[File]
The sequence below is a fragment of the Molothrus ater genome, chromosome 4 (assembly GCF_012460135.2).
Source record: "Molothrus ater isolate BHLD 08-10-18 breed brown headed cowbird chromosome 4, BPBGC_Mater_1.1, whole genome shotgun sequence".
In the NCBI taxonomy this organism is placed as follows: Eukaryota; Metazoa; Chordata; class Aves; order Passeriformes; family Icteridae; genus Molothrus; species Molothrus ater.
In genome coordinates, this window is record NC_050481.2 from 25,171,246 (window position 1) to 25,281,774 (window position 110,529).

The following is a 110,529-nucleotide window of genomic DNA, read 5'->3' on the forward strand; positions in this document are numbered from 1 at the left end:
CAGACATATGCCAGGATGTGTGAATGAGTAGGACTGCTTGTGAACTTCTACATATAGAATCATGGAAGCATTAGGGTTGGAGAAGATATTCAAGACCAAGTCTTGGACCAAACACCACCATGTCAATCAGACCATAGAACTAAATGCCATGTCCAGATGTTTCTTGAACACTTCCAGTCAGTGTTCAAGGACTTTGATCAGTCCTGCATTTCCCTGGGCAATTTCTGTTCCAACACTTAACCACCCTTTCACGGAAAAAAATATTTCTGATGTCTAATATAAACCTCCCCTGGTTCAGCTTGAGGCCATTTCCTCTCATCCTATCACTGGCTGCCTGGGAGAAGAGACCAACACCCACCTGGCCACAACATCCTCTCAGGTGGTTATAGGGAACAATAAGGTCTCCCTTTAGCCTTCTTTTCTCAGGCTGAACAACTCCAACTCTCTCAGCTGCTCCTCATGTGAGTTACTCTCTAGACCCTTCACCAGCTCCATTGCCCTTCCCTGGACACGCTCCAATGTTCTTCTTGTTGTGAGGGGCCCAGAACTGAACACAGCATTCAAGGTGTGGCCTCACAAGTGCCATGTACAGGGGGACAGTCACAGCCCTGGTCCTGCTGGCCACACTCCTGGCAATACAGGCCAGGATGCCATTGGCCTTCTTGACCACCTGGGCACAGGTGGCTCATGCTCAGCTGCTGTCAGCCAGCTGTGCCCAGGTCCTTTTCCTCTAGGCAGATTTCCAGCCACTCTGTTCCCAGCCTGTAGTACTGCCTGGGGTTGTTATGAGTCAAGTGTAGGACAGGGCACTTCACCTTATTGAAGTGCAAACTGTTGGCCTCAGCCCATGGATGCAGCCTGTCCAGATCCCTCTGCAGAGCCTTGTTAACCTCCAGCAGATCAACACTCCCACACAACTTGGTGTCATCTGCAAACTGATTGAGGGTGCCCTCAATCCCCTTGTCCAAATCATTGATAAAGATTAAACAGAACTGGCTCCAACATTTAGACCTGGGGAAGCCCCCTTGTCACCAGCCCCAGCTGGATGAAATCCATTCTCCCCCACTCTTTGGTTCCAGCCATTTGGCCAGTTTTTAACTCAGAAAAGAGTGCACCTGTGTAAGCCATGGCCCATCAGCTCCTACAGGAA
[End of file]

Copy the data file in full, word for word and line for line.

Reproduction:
The sequence below is a fragment of the Molothrus ater genome, chromosome 4 (assembly GCF_012460135.2).
Source record: "Molothrus ater isolate BHLD 08-10-18 breed brown headed cowbird chromosome 4, BPBGC_Mater_1.1, whole genome shotgun sequence".
In the NCBI taxonomy this organism is placed as follows: Eukaryota; Metazoa; Chordata; class Aves; order Passeriformes; family Icteridae; genus Molothrus; species Molothrus ater.
In genome coordinates, this window is record NC_050481.2 from 25,171,246 (window position 1) to 25,281,774 (window position 110,529).

The following is a 110,529-nucleotide window of genomic DNA, read 5'->3' on the forward strand; positions in this document are numbered from 1 at the left end:
CAGACATATGCCAGGATGTGTGAATGAGTAGGACTGCTTGTGAACTTCTACATATAGAATCATGGAAGCATTAGGGTTGGAGAAGATATTCAAGACCAAGTCTTGGACCAAACACCACCATGTCAATCAGACCATAGAACTAAATGCCATGTCCAGATGTTTCTTGAACACTTCCAGTCAGTGTTCAAGGACTTTGATCAGTCCTGCATTTCCCTGGGCAATTTCTGTTCCAACACTTAACCACCCTTTCACGGAAAAAAATATTTCTGATGTCTAATATAAACCTCCCCTGGTTCAGCTTGAGGCCATTTCCTCTCATCCTATCACTGGCTGCCTGGGAGAAGAGACCAACACCCACCTGGCCACAACATCCTCTCAGGTGGTTATAGGGAACAATAAGGTCTCCCTTTAGCCTTCTTTTCTCAGGCTGAACAACTCCAACTCTCTCAGCTGCTCCTCATGTGAGTTACTCTCTAGACCCTTCACCAGCTCCATTGCCCTTCCCTGGACACGCTCCAATGTTCTTCTTGTTGTGAGGGGCCCAGAACTGAACACAGCATTCAAGGTGTGGCCTCACAAGTGCCATGTACAGGGGGACAGTCACAGCCCTGGTCCTGCTGGCCACACTCCTGGCAATACAGGCCAGGATGCCATTGGCCTTCTTGACCACCTGGGCACAGGTGGCTCATGCTCAGCTGCTGTCAGCCAGCTGTGCCCAGGTCCTTTTCCTCTAGGCAGATTTCCAGCCACTCTGTTCCCAGCCTGTAGTACTGCCTGGGGTTGTTATGAGTCAAGTGTAGGACAGGGCACTTCACCTTATTGAAGTGCAAACTGTTGGCCTCAGCCCATGGATGCAGCCTGTCCAGATCCCTCTGCAGAGCCTTGTTAACCTCCAGCAGATCAACACTCCCACACAACTTGGTGTCATCTGCAAACTGATTGAGGGTGCCCTCAATCCCCTTGTCCAAATCATTGATAAAGATTAAACAGAACTGGCTCCAACATTTAGACCTGGGGAAGCCCCCTTGTCACCAGCCCCAGCTGGATGAAATCCATTCTCCCCCACTCTTTGGTTCCAGCCATTTGGCCAGTTTTTAACTCAGAAAAGAGTGCACCTGTGTAAGCCATGGCCCATCAGCTCCTACAGGAA